An array of forms and formats

Physical stores are increasingly becoming an objective format, designed to address a specific brand objective in an omnichannel environment. Physical retail formats are now used for everything from product access to service to experience. Many physical stores remain points of direct access to the product, others incorporate aesthetics and experience, and some are merely informational. Some physical retail formats that are very relevant to the real retail environment are demonstration stores, rental stores, repair stores, pop-up stores, and corner stores.

No product is sold in a demonstration store. The offer is put at the disposal of the customer to examine or test, then the customers would receive their order at the desired address. Rental platforms for individuals are already available, as well as those that meet the needs of professionals. But few initiatives launched by conventional stores aim to meet the specific needs of each client. And with the rise of the circular economy, the second-hand market has expanded; it has encouraged brands to repair and resell items returned to them. Adopting pop-up stores is ideal to test and experience the brand. More importantly, pop-up stores are perfect for reducing the distance between brands and customers, and for creating more interactions. Finally, around-the-corner stores are those situated in proximity. These small urban stores bring hyper stores nearby.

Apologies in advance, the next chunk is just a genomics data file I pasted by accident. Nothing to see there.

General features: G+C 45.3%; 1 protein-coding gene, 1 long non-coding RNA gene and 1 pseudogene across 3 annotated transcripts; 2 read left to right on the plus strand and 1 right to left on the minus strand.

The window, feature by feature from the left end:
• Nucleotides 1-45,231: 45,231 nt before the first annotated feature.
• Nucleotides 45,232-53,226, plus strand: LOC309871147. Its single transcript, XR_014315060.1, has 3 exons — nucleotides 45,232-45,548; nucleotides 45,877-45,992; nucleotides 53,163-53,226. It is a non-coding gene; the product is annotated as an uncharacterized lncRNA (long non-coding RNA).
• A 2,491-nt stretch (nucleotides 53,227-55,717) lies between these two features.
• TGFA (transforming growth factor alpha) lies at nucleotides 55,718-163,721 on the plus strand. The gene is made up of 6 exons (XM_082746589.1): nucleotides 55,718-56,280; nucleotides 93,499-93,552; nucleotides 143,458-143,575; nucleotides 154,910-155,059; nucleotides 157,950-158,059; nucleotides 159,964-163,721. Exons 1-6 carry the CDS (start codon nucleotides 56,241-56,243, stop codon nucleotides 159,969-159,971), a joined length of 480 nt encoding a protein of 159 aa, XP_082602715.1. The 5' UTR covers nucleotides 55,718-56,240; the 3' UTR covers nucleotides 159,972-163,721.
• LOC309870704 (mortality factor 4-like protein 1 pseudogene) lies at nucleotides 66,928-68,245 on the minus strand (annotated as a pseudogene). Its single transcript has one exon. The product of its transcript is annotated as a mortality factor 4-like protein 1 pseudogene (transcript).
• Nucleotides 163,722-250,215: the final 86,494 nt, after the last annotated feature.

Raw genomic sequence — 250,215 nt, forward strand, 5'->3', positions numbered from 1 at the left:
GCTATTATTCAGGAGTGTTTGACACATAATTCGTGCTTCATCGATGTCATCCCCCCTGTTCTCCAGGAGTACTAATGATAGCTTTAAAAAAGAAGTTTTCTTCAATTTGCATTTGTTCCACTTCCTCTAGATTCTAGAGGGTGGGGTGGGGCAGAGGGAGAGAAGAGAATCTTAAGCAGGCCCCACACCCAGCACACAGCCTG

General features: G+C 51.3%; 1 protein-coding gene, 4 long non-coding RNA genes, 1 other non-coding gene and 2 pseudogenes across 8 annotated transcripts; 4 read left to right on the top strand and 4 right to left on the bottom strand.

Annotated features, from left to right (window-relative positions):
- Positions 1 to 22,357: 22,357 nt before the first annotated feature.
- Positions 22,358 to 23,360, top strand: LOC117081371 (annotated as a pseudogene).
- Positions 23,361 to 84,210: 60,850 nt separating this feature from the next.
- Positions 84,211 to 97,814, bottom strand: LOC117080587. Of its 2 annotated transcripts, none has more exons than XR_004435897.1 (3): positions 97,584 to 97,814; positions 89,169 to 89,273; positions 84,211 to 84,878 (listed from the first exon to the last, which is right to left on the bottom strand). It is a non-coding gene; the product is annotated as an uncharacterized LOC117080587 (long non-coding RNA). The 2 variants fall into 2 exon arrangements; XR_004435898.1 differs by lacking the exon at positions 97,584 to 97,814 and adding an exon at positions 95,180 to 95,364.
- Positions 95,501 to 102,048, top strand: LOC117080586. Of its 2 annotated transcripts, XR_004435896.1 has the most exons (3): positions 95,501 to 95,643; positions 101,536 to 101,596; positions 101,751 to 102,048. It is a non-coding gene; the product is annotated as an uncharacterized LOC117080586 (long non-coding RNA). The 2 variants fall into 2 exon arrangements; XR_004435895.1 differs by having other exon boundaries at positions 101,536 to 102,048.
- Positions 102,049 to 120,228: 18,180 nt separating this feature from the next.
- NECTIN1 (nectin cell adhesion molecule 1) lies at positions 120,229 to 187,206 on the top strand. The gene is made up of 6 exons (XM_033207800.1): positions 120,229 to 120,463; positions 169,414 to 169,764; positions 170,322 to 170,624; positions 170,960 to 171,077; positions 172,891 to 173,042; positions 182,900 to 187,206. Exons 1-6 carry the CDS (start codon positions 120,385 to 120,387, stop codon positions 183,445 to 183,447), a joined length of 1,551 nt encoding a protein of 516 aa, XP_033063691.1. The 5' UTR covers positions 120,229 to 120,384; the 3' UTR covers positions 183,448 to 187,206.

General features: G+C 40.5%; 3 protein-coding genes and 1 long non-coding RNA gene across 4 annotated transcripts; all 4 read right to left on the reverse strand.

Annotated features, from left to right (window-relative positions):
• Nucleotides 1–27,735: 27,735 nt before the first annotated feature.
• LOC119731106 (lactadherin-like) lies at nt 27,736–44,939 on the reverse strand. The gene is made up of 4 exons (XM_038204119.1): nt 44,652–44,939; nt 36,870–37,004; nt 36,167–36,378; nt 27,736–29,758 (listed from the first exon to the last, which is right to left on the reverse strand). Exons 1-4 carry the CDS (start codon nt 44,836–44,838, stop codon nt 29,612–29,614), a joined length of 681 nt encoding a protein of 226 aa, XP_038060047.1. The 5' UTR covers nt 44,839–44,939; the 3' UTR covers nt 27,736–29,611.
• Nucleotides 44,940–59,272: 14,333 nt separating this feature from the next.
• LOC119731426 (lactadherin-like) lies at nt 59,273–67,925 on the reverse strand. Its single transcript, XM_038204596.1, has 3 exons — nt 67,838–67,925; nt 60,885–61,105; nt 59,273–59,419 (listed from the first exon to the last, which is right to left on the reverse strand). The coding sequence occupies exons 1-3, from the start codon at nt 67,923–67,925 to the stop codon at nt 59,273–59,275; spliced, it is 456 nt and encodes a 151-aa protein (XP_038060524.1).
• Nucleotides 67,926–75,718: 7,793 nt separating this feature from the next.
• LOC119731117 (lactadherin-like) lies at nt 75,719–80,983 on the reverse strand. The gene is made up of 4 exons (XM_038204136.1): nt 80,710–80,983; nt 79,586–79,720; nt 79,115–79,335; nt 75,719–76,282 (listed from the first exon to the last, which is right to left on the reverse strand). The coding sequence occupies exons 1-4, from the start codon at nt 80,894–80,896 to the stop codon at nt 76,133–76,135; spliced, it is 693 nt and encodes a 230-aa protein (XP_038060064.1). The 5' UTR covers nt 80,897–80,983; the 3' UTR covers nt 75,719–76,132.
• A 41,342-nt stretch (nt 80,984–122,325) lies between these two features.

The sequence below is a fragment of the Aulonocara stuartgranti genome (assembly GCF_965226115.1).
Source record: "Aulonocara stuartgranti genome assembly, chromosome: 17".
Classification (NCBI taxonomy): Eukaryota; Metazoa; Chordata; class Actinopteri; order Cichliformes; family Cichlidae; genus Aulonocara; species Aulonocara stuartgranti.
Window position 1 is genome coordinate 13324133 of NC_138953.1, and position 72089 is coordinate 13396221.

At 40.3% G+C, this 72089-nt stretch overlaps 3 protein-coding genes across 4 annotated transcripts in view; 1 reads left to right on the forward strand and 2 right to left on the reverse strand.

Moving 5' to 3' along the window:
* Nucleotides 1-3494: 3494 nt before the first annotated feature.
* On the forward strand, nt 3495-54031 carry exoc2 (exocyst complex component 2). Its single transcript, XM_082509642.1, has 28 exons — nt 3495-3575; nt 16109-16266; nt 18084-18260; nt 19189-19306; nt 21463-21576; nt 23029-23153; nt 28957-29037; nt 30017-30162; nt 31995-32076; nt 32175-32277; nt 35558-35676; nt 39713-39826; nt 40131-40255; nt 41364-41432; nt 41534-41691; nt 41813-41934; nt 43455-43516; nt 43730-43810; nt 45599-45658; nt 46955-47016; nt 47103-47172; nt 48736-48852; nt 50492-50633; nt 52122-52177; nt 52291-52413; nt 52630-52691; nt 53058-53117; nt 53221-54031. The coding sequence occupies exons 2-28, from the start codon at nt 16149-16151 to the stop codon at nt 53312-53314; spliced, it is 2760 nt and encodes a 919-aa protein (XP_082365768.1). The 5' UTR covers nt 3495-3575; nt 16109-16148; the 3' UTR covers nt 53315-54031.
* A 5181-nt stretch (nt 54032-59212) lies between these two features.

This is only proof that physical retail is not dead; it is stronger than ever. To be more efficient, physical retail needs to serve a clear purpose within the overall brand touchpoints. Moreover, it should be able to bridge the physical with the digital brand spheres. In today’s retail environment, the physical store continues to offer an important platform for everyday conviviality and togetherness. 

Engaging the senses

In the context of the digital revolution, physical retail formats remain key to delivering sensory and engaging shopping experiences. More importantly, they are a means of expression and allow social interactions (brand/client & client/client). More recently, many physical stores are in broadcast studios and customers are a crowd. Brand-customer relationships transcend the physical realm to grow online or outside the transactional pattern of brands.